by B.B. Pelletier

Part 1
Part 2

I’ll test accuracy today. I want you to remember the price of this pistol – that it is less than half the cost of a Benjamin HB17. I’ve heard from shooters who love their 1377s and from a few who think the HB17 is far superior. In fairness, the 1377 lovers outnumber the Benjamin fans several times, as the price would seem to dictate. So one of my big questions was, “Is the 1377 a credible air pistol, all things considered?”

Sight adjustments
The pistol shot high at 21 yards, as several readers said it would. When I adjusted it as low as it would go, it shot below the point of aim, which is also good. I fiddled with the sights for a while until I got them where they needed to be, which turned out to be where I started! You see, I had started shooting with my glasses on, but when I tool them off, the front sight became sharp and in-focus, and it was easy to align with the rear. Until I did that, I got lots of vertical stringing.


Initial groups were high, but not due to the sights. I was unable to see the sights clearly through my glasses. Once I took them off, the problem went away.


Many of my early groups were strung out vertically, like this group of 5 RWS Superdomes.

I started shooting RWS Superdomes, then switched to Beeman Kodiaks and finally tried Crosman Premier 7.9-grain pellets. After I switched to Premiers, I started settling down. After discarding my glasses, I adjusted the sights a bit and got them pretty well centered for 21 yards on 6 pumps. Then, the groups tightened up!

The average group of Premiers was just larger than six tenths of an inch and there really was no “best group. They seemed to shoot where expected once the sights were fully seen and understood.


An average group of five Premiers at 21 yards is 0.622″ center-to-center. That’s not bad for open sights on a $55 air pistol!


The best group of five Premiers measures 0.591″. Not much different than the average.

After trying a great many groups of Premiers, I shot a single group of Superdomes, and bested the best of the Premiers by a couple of thousandths. Too close to call, really.


The best group of 5 RWS Superdomes measures 0.584″. They beat the Premiers by a thin margin, though it’s really too close to call.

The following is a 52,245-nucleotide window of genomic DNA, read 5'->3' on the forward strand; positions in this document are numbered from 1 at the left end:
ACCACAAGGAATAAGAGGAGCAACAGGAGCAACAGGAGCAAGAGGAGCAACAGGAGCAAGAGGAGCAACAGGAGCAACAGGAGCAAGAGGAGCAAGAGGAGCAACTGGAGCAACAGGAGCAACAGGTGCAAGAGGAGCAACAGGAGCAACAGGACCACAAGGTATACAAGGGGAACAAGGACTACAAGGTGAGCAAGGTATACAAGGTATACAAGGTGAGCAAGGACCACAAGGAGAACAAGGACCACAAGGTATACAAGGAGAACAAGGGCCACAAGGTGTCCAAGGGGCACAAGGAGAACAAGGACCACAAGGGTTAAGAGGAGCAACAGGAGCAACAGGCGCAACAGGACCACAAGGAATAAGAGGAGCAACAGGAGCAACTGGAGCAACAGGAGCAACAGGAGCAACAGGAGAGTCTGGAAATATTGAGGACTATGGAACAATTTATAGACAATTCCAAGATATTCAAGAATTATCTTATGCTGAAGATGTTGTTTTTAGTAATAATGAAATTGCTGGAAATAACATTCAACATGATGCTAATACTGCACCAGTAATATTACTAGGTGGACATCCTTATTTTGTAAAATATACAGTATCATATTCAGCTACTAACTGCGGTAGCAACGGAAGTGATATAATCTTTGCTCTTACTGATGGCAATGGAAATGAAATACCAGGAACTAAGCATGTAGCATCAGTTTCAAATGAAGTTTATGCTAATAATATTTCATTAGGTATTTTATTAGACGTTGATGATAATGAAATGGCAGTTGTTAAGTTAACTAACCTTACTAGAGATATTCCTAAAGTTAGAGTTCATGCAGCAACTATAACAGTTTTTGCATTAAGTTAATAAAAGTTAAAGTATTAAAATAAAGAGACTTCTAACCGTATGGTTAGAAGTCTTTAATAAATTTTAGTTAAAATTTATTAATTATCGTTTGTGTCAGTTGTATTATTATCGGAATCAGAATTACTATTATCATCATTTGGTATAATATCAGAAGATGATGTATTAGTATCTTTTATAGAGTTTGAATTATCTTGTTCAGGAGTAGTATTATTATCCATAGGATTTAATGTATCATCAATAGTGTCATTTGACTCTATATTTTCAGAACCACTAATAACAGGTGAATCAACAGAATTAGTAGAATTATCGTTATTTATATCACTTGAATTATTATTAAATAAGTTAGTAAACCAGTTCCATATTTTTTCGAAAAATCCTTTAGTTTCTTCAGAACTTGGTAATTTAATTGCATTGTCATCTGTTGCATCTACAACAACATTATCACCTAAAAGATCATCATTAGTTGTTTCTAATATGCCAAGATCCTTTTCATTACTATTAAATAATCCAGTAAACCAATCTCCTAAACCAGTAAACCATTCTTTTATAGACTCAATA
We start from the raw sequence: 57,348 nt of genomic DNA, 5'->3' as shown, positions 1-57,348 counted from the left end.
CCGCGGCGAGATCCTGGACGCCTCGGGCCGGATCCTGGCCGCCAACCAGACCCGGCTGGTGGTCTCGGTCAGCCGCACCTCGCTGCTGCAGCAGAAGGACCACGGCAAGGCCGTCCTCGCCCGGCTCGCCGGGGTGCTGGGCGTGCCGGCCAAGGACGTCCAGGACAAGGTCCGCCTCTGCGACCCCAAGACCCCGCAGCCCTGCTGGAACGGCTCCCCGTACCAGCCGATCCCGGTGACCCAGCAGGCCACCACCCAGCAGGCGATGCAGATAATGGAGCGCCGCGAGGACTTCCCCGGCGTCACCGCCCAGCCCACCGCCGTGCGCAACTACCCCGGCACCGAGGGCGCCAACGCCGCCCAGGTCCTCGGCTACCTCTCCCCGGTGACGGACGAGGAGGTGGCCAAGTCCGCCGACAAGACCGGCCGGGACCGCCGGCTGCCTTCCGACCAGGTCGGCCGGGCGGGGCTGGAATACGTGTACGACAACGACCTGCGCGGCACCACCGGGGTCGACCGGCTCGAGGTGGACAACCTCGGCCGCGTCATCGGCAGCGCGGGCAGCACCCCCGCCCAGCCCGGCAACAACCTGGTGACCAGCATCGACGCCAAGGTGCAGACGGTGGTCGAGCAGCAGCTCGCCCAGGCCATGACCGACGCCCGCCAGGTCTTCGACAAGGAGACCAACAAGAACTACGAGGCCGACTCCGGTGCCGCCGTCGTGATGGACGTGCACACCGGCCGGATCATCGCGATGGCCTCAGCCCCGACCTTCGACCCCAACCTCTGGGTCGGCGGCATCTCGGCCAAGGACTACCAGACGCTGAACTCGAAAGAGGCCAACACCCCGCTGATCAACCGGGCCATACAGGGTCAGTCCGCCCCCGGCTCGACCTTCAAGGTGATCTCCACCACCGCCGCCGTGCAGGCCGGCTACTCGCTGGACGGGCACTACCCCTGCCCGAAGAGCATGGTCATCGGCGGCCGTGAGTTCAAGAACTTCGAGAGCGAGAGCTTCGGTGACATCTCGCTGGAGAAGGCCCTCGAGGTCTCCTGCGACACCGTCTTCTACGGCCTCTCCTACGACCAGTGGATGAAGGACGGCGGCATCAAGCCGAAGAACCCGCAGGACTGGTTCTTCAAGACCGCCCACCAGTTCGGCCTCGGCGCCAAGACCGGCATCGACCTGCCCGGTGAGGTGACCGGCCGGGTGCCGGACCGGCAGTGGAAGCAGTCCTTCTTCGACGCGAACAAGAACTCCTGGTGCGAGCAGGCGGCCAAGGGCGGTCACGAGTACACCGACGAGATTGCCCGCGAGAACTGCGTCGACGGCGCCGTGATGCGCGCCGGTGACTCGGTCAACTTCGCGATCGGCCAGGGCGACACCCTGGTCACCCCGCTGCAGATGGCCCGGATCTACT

At the end of testing, I shot a final group of RWS Superdomes, and darned if I didn’t beat the best group of Premiers! This is one of those airguns that simply shoots a wide selection of pellets, so leave nothing untried.

The 1377 shoots!
The point is that the Crosman 1377 really shoots! For not much money, you get both power and accuracy in a simple package. People are always asking about guns like that, so I have to tell them this is a world-beater. I don’t know where you can find this kind of value in an air pistol anymore.

The downside
The 1377 isn’t perfect. It has two obvious flaws that most people will notice – the trigger and the grips. The single-stage trigger is stiff and slightly creepy – breaking fairly consistently at 5 lbs. 2 oz. The grips are loose on the gun and no amount of screw-tightening can help them. One reader told us he installed shims under the plastic panels, but many simply swap them for a custom pair of wood panels from Ralph Brown. Either way will fix the problem, which is more annoying than functional.

With both of those problems I still managed to shoot some nice groups, so the problems aren’t insurmountable. And, given the strength of the aftermarket for this pistol, they can be resolved in a number of different ways.

I’m very pleased with the performance of the 1377. It makes me wish Crosman would bring back the 1322, because it upholds more than a half-century of air pistol-making.